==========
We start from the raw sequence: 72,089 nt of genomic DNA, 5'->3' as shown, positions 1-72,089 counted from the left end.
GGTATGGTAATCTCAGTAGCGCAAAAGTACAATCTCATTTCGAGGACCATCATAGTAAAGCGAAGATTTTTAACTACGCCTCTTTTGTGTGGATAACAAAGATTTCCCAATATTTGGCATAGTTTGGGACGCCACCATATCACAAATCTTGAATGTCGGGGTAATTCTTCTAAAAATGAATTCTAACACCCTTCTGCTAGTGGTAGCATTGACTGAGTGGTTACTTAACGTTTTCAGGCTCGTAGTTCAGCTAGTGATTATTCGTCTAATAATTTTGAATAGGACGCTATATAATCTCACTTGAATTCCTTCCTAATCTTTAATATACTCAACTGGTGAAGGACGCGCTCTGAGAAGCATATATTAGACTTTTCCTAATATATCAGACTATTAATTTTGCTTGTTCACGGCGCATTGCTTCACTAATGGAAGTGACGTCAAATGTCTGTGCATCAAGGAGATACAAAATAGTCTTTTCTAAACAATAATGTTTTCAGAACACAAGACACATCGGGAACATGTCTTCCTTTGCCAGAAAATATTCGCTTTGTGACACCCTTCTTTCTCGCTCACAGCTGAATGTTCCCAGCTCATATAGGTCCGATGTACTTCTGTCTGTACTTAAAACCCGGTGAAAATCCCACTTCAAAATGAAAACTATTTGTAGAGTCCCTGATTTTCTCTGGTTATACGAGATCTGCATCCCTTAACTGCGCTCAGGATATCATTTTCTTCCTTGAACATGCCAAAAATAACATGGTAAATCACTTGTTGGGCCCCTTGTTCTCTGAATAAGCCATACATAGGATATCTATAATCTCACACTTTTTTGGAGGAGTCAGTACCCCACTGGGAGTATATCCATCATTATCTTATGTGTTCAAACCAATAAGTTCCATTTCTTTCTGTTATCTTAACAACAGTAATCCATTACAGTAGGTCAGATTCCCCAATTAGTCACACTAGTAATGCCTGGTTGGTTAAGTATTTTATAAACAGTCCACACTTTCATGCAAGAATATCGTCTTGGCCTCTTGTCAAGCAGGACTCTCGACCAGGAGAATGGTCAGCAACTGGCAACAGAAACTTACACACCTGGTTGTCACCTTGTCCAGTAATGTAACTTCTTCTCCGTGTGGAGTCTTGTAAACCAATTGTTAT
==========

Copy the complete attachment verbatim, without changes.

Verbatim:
We start from the raw sequence: 72,089 nt of genomic DNA, 5'->3' as shown, positions 1-72,089 counted from the left end.
GGTATGGTAATCTCAGTAGCGCAAAAGTACAATCTCATTTCGAGGACCATCATAGTAAAGCGAAGATTTTTAACTACGCCTCTTTTGTGTGGATAACAAAGATTTCCCAATATTTGGCATAGTTTGGGACGCCACCATATCACAAATCTTGAATGTCGGGGTAATTCTTCTAAAAATGAATTCTAACACCCTTCTGCTAGTGGTAGCATTGACTGAGTGGTTACTTAACGTTTTCAGGCTCGTAGTTCAGCTAGTGATTATTCGTCTAATAATTTTGAATAGGACGCTATATAATCTCACTTGAATTCCTTCCTAATCTTTAATATACTCAACTGGTGAAGGACGCGCTCTGAGAAGCATATATTAGACTTTTCCTAATATATCAGACTATTAATTTTGCTTGTTCACGGCGCATTGCTTCACTAATGGAAGTGACGTCAAATGTCTGTGCATCAAGGAGATACAAAATAGTCTTTTCTAAACAATAATGTTTTCAGAACACAAGACACATCGGGAACATGTCTTCCTTTGCCAGAAAATATTCGCTTTGTGACACCCTTCTTTCTCGCTCACAGCTGAATGTTCCCAGCTCATATAGGTCCGATGTACTTCTGTCTGTACTTAAAACCCGGTGAAAATCCCACTTCAAAATGAAAACTATTTGTAGAGTCCCTGATTTTCTCTGGTTATACGAGATCTGCATCCCTTAACTGCGCTCAGGATATCATTTTCTTCCTTGAACATGCCAAAAATAACATGGTAAATCACTTGTTGGGCCCCTTGTTCTCTGAATAAGCCATACATAGGATATCTATAATCTCACACTTTTTTGGAGGAGTCAGTACCCCACTGGGAGTATATCCATCATTATCTTATGTGTTCAAACCAATAAGTTCCATTTCTTTCTGTTATCTTAACAACAGTAATCCATTACAGTAGGTCAGATTCCCCAATTAGTCACACTAGTAATGCCTGGTTGGTTAAGTATTTTATAAACAGTCCACACTTTCATGCAAGAATATCGTCTTGGCCTCTTGTCAAGCAGGACTCTCGACCAGGAGAATGGTCAGCAACTGGCAACAGAAACTTACACACCTGGTTGTCACCTTGTCCAGTAATGTAACTTCTTCTCCGTGTGGAGTCTTGTAAACCAATTGTTAT